This site is intended for health professionals only
A lively debate is currently ongoing on which topics schools of pharmacy should be teaching undergraduate pharmacy students. One side of the argument, which comes from those working mainly in hospital pharmacies, is that, since over 90% of all pharmacy graduates end up working in community or hospital practice, they should be taught to be practitioners. The implication is that too much science is being taught. After graduation, few pharmacists use any of the physical, organic and medicinal chemistry and chemical analysis they study. Similarly, in pharmaceutics, few will use subjects such as emulsion science or surface chemistry. A lot of this should be dropped to make way for more practical skills and competencies such as patient assessment, communication skills, clinical knowledge and application or critical appraisal. This will make pharmacists better practitioners, which is what the vast majority of them will be. The protagonists of this argument also put forward a sound case for the minority of pharmacists who move into a career in pharmaceutical science, whether academia or industry. These individuals, due their academic ability, will be able to move forward in their chosen area of study in the same way as practitioners do at the moment – that is, they will study further as part of a diploma, Master’s or doctorate.
The traditional side of the debate comes primarily from the well-established schools of pharmacy, particularly those with a good research reputation. Their argument is that science underpins all that pharmacists do; thus, all pharmacists need to have this knowledge to apply their practice skills. In addition, the UK pharmacy course is a five-year course: four at university, leading to an MPharm degree, and a further year in practice of structured professional training. This training, supervised by an accredited pharmacist, has a syllabus and performance standards. To complete it successfully, students must satisfy their tutor by meeting the performance standards and pass an examination. This preregistration year, they say, is where the knowledgeable pharmacy student they have educated should be taught to become a practitioner – by practitioners, not academics. The riposte from the revisionists is to use the simile of driving a car. To drive a car effectively and safely you do not have to know how it works – you have to know how to use it to its maximum effect. Some people want to know how it works and find out, but that does not make them better drivers!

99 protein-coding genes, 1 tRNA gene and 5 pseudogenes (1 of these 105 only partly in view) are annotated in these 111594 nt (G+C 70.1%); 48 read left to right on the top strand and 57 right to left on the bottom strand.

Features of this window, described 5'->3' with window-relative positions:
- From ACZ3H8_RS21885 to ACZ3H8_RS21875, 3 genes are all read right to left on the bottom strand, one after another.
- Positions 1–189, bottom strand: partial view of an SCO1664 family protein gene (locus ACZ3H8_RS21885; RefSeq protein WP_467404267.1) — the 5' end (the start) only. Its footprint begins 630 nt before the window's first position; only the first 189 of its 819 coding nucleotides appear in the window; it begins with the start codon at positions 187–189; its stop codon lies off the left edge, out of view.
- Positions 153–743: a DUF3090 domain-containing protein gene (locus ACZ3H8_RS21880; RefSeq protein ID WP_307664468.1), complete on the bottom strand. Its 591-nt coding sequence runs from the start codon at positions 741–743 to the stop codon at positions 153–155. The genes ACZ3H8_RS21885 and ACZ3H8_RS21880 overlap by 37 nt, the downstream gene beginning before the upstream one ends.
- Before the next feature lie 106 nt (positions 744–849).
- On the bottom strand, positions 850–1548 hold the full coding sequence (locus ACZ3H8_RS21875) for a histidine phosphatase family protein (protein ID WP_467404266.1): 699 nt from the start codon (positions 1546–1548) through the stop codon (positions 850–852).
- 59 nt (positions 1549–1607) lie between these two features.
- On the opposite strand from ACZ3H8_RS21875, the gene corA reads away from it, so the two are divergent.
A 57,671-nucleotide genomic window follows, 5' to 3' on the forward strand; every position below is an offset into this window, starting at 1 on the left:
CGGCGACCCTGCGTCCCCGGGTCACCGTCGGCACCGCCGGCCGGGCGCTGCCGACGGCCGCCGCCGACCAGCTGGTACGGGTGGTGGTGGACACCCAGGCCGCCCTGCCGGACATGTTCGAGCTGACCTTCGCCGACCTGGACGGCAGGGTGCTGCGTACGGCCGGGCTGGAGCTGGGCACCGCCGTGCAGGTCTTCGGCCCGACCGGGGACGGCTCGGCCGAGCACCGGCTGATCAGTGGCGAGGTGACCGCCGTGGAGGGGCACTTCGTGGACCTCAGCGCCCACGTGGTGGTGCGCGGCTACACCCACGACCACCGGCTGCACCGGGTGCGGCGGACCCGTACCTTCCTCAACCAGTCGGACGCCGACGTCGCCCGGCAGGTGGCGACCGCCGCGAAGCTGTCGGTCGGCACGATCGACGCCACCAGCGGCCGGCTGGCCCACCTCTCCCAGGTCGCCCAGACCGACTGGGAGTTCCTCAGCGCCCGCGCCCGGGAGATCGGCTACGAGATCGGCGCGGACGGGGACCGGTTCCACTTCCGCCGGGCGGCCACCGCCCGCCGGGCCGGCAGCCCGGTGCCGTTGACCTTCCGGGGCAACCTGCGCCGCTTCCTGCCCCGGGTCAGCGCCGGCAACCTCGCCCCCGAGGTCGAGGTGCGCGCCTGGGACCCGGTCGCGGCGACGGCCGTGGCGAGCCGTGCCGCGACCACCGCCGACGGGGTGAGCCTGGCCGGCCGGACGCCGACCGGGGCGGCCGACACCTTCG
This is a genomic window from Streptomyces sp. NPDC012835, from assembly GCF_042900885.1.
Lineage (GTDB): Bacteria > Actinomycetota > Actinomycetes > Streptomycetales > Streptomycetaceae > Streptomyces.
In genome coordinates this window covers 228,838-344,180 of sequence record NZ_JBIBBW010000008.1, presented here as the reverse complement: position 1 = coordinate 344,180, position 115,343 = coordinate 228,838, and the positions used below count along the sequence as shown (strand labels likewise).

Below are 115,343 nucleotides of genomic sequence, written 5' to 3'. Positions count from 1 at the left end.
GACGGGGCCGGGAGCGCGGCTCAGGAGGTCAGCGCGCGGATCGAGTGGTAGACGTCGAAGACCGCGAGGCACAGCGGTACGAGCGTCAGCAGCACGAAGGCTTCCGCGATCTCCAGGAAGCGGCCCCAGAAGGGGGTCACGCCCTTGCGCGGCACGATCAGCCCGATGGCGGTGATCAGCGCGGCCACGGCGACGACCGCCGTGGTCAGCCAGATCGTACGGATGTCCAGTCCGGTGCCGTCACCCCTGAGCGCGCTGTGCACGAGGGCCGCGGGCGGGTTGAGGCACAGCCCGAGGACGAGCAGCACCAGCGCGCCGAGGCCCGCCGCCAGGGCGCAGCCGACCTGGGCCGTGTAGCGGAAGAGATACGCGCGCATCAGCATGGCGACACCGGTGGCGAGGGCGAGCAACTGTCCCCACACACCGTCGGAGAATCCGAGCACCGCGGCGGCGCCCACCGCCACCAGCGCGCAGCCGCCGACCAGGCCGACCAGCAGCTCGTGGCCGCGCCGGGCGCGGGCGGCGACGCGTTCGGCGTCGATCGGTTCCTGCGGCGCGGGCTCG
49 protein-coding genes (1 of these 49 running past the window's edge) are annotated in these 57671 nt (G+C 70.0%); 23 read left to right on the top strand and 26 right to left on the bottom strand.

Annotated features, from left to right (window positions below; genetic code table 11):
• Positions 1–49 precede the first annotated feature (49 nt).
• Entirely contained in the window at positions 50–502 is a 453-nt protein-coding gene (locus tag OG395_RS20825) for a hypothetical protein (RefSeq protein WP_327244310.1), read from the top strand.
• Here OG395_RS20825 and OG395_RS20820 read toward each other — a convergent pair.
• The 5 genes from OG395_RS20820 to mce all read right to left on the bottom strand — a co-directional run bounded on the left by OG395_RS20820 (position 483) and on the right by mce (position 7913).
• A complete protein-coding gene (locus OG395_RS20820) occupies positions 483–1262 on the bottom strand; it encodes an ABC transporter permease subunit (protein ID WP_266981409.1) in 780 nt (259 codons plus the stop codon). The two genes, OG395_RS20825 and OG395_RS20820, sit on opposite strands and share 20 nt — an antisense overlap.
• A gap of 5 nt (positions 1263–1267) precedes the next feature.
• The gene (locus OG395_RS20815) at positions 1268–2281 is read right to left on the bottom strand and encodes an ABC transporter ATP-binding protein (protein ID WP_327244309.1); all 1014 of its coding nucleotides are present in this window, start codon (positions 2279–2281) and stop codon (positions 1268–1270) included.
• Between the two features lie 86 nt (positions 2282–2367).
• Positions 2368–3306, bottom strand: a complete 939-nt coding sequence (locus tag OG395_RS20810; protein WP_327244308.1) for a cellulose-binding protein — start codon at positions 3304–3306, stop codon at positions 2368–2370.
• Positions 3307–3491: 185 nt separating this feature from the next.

So the debate goes back and forth, with little sign of either side giving way. It strikes me that there must be a middle way. Yes, some of the unnecessary science could be removed and replaced with more pharmacology and therapeutics and sociological subjects, but let’s not remove essential science. However, who decides what is necessary and what is not? How can we be sure that this approach will produce better practitioners? Should we look to the US model of the PharmD qualification? As someone who has just taken up a post as professor of pharmacy practice, I find this whole debate fascinating. Both sides have valid and cogent arguments. Yet we do have to acknowledge that 90% of pharmacy students, at least in the UK, never pick up a burette or operate a spectrophotometer after they qualify. We have to acknowledge that over 90% of the pharmacist’s work is with patients, yet, for many, contact with patients during the degree is minimal. It would be interesting to know whether similar situations, opinions and/or debates occur elsewhere in Europe. Although, within the EU, the pharmacy qualification is deemed equivalent between nations, there are major differences in the way pharmacists are trained and, indeed, in the way they practice. We would be delighted to receive your views on this issue, from both sides of the debate, to take this whole discussion forward (email@example.com).
Chris Cairns, Consultant Editor